Currency fluctuations are a natural outcome of floating exchange rates, which is the norm for most major economies. Numerous factors influence exchange rates, including a country's economic performance, the outlook for inflation, interest rate differentials, capital flows and so on. A currency's exchange rate is typically determined by the strength or weakness of the underlying economy. As such, a currency's value can fluctuate from one moment to the next.

Key Takeaways

  • Currency exchange rates can impact merchandise trade, economic growth, capital flows, inflation and interest rates.
  • Examples of large currency moves impacting financial markets include the Asian Financial Crisis and the unwinding of the Japanese yen carry trade.
  • Investors can benefit from a weak greenback by investing in overseas equities. A weaker dollar can boost their returns in U.S. dollar terms.
  • Investors should hedge their foreign currency risk via instruments such as futures, forwards and options.
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Effects Of Currency Fluctuations On The Economy

Far-Reaching Currency Impacts

Many people do not pay attention to exchange rates because rarely do they need to. The typical person's daily life is conducted in their domestic currency. Exchange rates only come into focus for occasional transactions, such as foreign travel, import payments or overseas remittances.

An international traveler might harbor for a strong domestic currency because that would make travel to Europe inexpensive. But the downside is a strong currency can exert significant drag on the economy over the long term, as entire industries are rendered noncompetitive and thousands of jobs are lost. While some might prefer a strong currency, a weak currency can result in more economic benefits.

The value of the domestic currency in the foreign exchange market is a key consideration for central banks when they set monetary policy. Directly or indirectly, currency levels may play a role in the interest rate you pay on your mortgage, the returns on your investment portfolio, the price of groceries at your local supermarket, and even your job prospects.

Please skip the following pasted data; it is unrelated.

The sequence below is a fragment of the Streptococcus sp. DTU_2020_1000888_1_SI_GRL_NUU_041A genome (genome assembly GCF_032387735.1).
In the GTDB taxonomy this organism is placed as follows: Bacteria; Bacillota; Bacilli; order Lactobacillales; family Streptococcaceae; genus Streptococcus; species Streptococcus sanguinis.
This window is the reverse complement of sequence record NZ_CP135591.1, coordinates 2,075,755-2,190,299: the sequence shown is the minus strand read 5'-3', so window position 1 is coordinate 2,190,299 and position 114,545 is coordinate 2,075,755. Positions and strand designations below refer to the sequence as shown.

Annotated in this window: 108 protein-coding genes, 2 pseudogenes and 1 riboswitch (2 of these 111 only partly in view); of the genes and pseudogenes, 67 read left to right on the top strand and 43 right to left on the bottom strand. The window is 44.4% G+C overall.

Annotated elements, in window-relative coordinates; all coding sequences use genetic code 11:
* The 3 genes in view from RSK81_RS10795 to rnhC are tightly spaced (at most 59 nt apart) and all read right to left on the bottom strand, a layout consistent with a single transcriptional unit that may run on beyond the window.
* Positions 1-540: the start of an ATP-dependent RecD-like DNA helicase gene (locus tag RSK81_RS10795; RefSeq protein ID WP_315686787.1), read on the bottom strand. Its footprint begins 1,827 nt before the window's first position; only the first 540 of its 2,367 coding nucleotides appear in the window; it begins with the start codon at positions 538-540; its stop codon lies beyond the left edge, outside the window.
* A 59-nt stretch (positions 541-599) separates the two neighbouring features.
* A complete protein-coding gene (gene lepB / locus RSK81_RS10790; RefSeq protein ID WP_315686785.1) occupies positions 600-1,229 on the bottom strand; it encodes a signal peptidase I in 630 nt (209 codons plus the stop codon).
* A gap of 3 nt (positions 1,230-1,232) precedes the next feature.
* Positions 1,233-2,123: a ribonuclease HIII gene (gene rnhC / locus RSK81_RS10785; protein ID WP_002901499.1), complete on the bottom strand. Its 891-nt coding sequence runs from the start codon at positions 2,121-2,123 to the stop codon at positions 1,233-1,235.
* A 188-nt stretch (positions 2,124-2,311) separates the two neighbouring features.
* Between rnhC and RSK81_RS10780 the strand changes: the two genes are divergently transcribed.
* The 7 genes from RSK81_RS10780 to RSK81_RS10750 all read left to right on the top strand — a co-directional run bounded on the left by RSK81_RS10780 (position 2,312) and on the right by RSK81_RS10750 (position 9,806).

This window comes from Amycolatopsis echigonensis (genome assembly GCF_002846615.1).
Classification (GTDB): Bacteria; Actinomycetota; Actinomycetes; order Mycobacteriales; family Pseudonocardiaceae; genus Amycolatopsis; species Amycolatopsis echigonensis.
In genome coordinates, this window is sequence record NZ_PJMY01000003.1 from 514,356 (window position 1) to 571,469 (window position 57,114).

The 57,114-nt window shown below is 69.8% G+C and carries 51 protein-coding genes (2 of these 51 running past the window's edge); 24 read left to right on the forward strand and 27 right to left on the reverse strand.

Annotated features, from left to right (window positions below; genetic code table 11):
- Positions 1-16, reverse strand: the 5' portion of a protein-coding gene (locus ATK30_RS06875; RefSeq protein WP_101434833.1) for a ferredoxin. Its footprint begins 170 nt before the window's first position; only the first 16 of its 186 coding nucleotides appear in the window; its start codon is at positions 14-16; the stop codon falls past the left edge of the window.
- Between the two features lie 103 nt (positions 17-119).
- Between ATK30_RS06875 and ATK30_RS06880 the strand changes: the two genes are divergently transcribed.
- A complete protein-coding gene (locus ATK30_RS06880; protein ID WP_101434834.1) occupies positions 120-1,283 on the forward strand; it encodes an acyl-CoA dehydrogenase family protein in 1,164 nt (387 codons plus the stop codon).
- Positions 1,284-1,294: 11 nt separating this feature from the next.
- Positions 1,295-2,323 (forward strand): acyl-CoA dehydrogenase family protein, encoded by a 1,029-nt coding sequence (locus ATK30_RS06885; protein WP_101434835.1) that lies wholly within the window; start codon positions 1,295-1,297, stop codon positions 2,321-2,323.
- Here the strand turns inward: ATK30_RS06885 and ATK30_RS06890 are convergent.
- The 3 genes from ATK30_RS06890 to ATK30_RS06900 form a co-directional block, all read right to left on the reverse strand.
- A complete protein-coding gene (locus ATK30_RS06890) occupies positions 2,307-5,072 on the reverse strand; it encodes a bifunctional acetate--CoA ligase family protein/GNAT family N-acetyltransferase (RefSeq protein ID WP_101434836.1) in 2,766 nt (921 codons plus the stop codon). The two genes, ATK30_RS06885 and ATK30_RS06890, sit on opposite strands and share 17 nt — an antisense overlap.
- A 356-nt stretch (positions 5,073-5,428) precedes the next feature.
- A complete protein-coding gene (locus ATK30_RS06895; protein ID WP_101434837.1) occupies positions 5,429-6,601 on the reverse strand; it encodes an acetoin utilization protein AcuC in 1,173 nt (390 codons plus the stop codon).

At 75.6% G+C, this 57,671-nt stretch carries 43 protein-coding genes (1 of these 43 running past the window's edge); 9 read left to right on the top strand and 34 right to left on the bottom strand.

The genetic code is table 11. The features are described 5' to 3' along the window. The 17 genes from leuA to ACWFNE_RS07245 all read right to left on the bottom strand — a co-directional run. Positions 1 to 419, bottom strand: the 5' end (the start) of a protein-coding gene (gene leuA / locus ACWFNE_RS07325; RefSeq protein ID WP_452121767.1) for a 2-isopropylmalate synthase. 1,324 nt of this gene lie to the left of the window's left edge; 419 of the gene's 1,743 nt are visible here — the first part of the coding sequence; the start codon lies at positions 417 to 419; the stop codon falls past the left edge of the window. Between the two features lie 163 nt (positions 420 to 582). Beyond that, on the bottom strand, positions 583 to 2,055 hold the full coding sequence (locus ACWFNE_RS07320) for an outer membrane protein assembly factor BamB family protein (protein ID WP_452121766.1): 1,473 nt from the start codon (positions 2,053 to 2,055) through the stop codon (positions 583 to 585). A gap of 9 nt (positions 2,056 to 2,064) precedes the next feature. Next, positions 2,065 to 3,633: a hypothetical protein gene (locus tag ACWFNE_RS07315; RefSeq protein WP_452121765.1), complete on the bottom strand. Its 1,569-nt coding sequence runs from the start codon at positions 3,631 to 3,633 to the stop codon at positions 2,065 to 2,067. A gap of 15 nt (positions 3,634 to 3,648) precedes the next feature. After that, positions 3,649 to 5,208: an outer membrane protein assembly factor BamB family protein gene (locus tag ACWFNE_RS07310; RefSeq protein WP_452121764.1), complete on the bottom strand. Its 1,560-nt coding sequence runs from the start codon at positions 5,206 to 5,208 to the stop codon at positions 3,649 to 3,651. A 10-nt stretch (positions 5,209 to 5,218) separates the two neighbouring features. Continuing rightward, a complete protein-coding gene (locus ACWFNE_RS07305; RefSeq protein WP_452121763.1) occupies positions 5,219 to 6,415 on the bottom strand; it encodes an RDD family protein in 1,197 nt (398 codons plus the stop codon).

Currency Impact on the Economy 

A currency's level directly impacts the economy in the following ways:

Merchandise Trade

This refers to a nation's imports and exports. In general, a weaker currency makes imports more expensive, while stimulating exports by making them cheaper for overseas customers to buy. A weak or strong currency can contribute to a nation's trade deficit or trade surplus over time.

For example, assume you are a U.S. exporter who sells widgets at $10 each to a buyer in Europe. The exchange rate is €1=$1.25. Therefore, the cost to your European buyer is €8 per widget.

Now let's say the dollar weakens and the exchange rate is €1=$1.35. Your buyer wants to negotiate a better price, and you can afford to give them a break while still clearing at least $10 per widget. Even if you set the new price at €7.50 per widget, which is a 6.25% discount from your buyer's perspective, your price in dollars is $10.13 at the current exchange rate. A weak U.S. dollar allows your export business to remain competitive in international markets.

Conversely, a stronger currency can reduce export competitiveness and make imports cheaper, which can cause the trade deficit to widen further, eventually weakening the currency in a self-adjusting mechanism. But before this happens, export-dependent industries can be damaged by an unduly strong currency.

Economic Growth

The basic formula for an economy’s GDP is:

GDP=C+I+G+(XM)where:C= Consumption or consumer spending, the biggestI=Capital investment by businesses and householdsG=Government spending(XM)=ExportsImports, or net exports\begin{aligned} &GDP= C + I + G + (X-M)\\ &\textbf{where:}\\ &\begin{aligned} C = &\text{ Consumption or consumer spending, the biggest}\\ &\text{ component of an economy}\end{aligned}\\ &I = \text{Capital investment by businesses and households}\\ &G = \text{Government spending}\\ &(X-M) = \text{Exports}- \text{Imports, or net exports}\\ \end{aligned}GDP=C+I+G+(XM)where:C= Consumption or consumer spending, the biggestI=Capital investment by businesses and householdsG=Government spending(XM)=ExportsImports, or net exports

From this equation, it is clear that the higher the value of net exports, the higher a nation's GDP. As discussed earlier, net exports have an inverse correlation with the strength of the domestic currency.

Capital Flows

Foreign capital tends to flow into countries that have strong governments, dynamic economies, and stable currencies. A nation needs a relatively stable currency to attract capital from foreign investors. Otherwise, the prospect of exchange-rate losses inflicted by currency depreciation may deter overseas investors.

There are two types of capital flows: foreign direct investment (FDI), in which foreign investors take stakes in existing companies or build new facilities in the recipient market; and foreign portfolio investment, in which foreign investors buy, sell and trade securities in the recipient market. FDI is a critical funding source for growing economies such as China and India.

Governments generally prefer FDI to foreign portfolio investments, because the latter is hot money that can leave the country quickly when conditions grow tough. This capital flight can be sparked by any negative event, such as a devaluation of the currency.

Inflation

A devalued currency can result in "imported" inflation for countries that are substantial importers. A sudden 20% decline in the domestic currency could result in imports costing 25% more, as a 20% decline means a 25% increase is needed to get back to the original price point.